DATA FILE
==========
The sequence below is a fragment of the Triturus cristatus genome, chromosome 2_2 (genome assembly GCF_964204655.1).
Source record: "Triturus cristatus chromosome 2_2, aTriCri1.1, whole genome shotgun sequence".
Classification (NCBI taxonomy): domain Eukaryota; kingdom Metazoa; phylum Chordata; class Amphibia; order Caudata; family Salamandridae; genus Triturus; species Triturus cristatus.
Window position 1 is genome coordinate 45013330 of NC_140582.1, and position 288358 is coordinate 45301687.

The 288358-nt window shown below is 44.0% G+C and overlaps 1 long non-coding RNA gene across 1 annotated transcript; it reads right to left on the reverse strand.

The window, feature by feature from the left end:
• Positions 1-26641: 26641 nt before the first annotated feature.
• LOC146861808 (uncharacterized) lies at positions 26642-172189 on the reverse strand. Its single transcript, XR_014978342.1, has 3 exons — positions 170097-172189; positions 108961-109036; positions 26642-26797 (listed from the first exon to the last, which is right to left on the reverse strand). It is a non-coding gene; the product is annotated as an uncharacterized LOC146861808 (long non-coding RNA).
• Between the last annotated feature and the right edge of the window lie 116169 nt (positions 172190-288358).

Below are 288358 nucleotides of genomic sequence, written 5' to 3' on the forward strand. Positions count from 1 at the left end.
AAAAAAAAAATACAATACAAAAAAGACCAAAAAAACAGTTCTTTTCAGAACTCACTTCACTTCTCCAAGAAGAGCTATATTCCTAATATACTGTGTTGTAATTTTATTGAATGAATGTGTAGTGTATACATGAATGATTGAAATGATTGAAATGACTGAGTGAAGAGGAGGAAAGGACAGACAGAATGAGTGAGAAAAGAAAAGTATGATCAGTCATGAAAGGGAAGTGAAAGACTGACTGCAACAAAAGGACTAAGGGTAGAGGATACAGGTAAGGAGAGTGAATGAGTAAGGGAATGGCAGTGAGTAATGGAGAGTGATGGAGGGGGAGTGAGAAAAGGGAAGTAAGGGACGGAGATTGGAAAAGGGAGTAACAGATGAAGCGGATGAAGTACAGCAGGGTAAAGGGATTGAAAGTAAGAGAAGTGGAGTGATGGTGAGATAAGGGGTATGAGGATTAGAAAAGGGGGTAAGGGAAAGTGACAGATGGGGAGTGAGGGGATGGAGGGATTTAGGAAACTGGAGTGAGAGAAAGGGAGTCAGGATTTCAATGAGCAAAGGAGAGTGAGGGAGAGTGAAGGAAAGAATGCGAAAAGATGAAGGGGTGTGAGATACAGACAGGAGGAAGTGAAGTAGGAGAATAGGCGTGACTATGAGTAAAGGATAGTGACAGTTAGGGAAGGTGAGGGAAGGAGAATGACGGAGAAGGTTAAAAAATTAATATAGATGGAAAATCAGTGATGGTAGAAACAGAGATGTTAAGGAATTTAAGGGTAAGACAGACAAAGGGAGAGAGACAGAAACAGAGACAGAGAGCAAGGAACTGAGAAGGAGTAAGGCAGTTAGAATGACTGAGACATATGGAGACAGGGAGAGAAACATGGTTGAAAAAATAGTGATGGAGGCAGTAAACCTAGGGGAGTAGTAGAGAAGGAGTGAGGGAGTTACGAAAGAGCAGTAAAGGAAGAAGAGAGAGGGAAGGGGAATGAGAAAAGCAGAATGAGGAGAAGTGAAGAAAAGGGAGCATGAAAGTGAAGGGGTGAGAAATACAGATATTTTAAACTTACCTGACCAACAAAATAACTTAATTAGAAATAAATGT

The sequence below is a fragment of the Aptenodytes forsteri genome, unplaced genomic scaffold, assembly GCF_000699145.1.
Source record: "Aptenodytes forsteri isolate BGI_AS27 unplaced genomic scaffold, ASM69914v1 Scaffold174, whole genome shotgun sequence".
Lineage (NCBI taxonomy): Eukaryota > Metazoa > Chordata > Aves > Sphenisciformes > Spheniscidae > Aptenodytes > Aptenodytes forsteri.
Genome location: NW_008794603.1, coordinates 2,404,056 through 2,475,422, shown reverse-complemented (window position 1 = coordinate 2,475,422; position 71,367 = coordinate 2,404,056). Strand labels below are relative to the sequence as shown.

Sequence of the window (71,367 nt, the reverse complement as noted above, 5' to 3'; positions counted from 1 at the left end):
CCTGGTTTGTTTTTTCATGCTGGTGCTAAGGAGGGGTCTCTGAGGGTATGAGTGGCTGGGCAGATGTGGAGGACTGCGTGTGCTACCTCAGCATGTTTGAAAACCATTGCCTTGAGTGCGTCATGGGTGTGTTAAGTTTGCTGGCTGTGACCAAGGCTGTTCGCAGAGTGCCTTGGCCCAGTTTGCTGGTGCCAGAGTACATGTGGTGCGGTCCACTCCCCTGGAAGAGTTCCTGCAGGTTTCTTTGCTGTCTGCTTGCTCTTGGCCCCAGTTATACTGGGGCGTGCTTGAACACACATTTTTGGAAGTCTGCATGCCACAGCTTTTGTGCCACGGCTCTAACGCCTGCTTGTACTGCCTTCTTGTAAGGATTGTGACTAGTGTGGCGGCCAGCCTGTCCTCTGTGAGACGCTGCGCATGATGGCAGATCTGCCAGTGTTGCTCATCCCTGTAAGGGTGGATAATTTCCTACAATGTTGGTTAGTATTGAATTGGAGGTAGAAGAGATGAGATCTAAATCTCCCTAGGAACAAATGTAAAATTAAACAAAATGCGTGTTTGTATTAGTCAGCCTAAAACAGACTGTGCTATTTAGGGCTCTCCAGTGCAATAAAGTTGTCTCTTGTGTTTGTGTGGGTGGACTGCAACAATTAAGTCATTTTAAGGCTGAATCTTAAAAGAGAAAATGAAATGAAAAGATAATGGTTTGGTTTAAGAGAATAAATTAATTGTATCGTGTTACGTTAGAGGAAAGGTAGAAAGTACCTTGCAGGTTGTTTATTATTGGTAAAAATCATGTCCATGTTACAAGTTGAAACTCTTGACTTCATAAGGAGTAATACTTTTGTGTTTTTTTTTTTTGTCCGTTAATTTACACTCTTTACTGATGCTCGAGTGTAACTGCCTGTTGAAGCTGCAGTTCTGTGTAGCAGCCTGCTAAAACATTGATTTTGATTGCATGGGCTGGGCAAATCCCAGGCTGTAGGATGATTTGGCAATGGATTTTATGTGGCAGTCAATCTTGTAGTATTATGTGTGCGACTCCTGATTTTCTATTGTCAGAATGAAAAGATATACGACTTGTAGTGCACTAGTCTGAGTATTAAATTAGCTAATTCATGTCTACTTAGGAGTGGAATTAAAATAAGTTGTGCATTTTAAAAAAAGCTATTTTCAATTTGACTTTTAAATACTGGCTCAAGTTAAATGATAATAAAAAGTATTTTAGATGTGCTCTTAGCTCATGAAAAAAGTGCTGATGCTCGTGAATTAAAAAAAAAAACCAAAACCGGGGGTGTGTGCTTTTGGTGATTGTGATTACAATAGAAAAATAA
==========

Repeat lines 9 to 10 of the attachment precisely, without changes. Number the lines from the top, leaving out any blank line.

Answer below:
• Between the last annotated feature and the right edge of the window lie 116169 nt (positions 172190-288358).

Below are 288358 nucleotides of genomic sequence, written 5' to 3' on the forward strand. Positions count from 1 at the left end.